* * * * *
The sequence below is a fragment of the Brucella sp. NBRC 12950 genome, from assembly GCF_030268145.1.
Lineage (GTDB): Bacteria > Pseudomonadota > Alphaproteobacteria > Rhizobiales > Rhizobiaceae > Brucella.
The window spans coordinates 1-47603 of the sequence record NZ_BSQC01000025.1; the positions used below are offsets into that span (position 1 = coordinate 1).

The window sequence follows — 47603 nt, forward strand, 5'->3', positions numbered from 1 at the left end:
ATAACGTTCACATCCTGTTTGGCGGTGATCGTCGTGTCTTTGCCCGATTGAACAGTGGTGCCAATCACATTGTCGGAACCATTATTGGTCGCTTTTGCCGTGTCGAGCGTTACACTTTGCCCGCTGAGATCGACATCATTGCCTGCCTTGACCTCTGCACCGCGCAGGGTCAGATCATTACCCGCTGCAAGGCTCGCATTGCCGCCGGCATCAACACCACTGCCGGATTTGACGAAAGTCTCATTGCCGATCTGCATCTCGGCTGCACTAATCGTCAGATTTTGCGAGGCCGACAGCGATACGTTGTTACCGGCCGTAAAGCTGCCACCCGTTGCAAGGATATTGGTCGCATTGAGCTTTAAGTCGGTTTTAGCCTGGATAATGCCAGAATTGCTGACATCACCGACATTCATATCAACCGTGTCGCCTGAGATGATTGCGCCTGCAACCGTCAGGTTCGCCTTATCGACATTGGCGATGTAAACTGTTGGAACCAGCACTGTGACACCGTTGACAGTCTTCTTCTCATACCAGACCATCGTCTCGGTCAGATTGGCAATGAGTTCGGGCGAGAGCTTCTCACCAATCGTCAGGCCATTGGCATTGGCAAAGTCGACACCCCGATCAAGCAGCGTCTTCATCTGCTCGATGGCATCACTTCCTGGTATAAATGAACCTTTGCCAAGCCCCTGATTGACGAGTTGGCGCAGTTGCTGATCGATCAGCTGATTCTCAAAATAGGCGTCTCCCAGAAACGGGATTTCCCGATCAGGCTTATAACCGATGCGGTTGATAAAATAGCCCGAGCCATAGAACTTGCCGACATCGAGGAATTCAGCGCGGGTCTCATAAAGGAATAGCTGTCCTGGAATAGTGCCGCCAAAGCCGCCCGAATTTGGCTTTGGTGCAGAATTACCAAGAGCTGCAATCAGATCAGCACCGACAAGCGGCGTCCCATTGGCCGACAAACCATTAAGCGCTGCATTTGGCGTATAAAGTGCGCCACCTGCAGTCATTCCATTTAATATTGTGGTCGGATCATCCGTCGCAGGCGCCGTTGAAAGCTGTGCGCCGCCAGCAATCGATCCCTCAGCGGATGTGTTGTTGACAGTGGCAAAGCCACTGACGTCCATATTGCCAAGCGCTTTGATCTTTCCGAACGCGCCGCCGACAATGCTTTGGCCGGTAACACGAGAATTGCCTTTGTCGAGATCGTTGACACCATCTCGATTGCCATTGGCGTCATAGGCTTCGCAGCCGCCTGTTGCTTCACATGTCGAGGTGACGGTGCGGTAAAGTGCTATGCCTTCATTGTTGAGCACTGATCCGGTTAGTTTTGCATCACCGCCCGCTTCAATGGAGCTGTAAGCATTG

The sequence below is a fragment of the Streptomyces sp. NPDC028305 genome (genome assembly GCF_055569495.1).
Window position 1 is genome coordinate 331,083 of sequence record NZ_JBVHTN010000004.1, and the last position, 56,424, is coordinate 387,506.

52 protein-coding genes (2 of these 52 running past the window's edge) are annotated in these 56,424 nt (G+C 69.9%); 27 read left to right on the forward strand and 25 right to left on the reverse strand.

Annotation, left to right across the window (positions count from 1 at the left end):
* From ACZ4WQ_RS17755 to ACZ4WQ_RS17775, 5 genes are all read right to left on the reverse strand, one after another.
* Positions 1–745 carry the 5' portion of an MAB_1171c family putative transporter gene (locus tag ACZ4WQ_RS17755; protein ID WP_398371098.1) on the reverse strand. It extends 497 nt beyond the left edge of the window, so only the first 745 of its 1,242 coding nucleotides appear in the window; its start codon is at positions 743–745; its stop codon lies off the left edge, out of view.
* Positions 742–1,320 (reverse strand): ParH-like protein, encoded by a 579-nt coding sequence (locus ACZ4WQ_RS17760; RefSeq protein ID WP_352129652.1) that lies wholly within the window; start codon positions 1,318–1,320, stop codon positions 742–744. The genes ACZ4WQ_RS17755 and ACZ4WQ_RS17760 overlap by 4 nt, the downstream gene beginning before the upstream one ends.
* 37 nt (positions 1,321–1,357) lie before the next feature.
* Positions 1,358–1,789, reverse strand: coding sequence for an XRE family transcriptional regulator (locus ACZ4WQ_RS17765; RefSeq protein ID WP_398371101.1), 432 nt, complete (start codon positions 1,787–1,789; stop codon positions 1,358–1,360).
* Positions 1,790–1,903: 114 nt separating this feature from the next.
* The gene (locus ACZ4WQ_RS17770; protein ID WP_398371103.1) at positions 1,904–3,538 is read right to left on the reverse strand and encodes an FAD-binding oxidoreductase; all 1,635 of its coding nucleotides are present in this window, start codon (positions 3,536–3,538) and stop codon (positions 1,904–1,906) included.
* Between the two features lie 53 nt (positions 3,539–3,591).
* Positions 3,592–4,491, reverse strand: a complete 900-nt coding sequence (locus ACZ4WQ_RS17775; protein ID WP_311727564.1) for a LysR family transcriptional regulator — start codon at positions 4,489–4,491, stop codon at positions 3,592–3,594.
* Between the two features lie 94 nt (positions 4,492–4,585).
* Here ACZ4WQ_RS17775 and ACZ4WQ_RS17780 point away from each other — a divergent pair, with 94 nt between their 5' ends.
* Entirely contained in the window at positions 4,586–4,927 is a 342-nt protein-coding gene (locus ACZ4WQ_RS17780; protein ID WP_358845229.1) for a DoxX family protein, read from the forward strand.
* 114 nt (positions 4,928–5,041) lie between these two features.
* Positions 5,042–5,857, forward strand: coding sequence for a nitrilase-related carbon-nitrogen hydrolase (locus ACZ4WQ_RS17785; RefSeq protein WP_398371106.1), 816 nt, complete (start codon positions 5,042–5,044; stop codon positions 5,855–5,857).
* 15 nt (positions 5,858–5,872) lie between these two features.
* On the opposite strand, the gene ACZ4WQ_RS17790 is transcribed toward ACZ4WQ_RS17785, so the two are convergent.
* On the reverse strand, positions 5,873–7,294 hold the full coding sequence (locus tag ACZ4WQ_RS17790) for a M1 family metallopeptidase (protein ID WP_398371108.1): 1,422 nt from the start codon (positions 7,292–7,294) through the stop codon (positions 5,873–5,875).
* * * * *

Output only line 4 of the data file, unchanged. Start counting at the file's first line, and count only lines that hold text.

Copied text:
The window sequence follows — 47603 nt, forward strand, 5'->3', positions numbered from 1 at the left end: